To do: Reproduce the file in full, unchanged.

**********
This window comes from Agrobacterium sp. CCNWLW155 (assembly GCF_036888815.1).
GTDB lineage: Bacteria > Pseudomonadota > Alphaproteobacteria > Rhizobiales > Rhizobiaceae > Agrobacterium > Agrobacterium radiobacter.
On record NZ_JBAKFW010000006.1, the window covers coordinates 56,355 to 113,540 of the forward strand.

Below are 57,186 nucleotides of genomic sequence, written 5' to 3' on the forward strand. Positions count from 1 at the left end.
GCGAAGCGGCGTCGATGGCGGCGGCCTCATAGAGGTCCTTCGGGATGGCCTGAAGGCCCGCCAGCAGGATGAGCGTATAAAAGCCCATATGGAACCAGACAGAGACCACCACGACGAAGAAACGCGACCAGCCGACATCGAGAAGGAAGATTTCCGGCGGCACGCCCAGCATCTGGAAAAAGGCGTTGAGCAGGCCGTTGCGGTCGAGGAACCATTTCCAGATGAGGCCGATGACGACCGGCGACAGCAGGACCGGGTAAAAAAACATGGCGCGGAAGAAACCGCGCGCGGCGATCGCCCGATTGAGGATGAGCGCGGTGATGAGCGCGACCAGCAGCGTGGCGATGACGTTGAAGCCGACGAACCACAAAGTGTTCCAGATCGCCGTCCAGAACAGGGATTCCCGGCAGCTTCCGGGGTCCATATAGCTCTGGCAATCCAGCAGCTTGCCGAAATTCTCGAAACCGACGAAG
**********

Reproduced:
This window comes from Agrobacterium sp. CCNWLW155 (assembly GCF_036888815.1).
GTDB lineage: Bacteria > Pseudomonadota > Alphaproteobacteria > Rhizobiales > Rhizobiaceae > Agrobacterium > Agrobacterium radiobacter.
On record NZ_JBAKFW010000006.1, the window covers coordinates 56,355 to 113,540 of the forward strand.

Below are 57,186 nucleotides of genomic sequence, written 5' to 3' on the forward strand. Positions count from 1 at the left end.
GCGAAGCGGCGTCGATGGCGGCGGCCTCATAGAGGTCCTTCGGGATGGCCTGAAGGCCCGCCAGCAGGATGAGCGTATAAAAGCCCATATGGAACCAGACAGAGACCACCACGACGAAGAAACGCGACCAGCCGACATCGAGAAGGAAGATTTCCGGCGGCACGCCCAGCATCTGGAAAAAGGCGTTGAGCAGGCCGTTGCGGTCGAGGAACCATTTCCAGATGAGGCCGATGACGACCGGCGACAGCAGGACCGGGTAAAAAAACATGGCGCGGAAGAAACCGCGCGCGGCGATCGCCCGATTGAGGATGAGCGCGGTGATGAGCGCGACCAGCAGCGTGGCGATGACGTTGAAGCCGACGAACCACAAAGTGTTCCAGATCGCCGTCCAGAACAGGGATTCCCGGCAGCTTCCGGGGTCCATATAGCTCTGGCAATCCAGCAGCTTGCCGAAATTCTCGAAACCGACGAAG